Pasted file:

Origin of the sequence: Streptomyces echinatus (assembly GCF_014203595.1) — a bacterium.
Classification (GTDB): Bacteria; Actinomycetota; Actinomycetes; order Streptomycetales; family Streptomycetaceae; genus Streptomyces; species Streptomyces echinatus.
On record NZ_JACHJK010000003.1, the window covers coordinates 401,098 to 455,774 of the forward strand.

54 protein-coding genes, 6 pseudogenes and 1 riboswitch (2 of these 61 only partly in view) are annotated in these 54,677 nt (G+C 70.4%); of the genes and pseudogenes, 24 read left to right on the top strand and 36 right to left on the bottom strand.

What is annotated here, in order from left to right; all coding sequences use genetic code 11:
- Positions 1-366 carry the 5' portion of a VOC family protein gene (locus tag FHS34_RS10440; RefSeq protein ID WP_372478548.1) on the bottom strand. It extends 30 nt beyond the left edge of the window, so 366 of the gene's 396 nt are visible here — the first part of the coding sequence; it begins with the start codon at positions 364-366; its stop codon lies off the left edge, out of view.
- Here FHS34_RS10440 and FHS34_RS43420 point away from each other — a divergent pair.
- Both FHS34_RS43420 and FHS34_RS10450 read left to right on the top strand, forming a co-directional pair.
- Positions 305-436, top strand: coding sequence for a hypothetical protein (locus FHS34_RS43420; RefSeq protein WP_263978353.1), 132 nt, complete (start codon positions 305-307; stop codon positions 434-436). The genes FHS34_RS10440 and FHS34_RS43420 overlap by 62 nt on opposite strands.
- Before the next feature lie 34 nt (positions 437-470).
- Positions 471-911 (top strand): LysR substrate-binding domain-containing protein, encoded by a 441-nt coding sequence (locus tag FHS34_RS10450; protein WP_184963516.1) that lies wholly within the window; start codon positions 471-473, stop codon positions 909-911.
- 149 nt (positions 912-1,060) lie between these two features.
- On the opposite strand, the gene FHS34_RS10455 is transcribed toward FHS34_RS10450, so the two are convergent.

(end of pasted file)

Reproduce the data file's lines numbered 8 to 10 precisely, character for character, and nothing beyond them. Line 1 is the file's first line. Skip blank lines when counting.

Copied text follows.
- Both FHS34_RS43420 and FHS34_RS10450 read left to right on the top strand, forming a co-directional pair.
- Positions 305-436, top strand: coding sequence for a hypothetical protein (locus FHS34_RS43420; RefSeq protein WP_263978353.1), 132 nt, complete (start codon positions 305-307; stop codon positions 434-436). The genes FHS34_RS10440 and FHS34_RS43420 overlap by 62 nt on opposite strands.
- Before the next feature lie 34 nt (positions 437-470).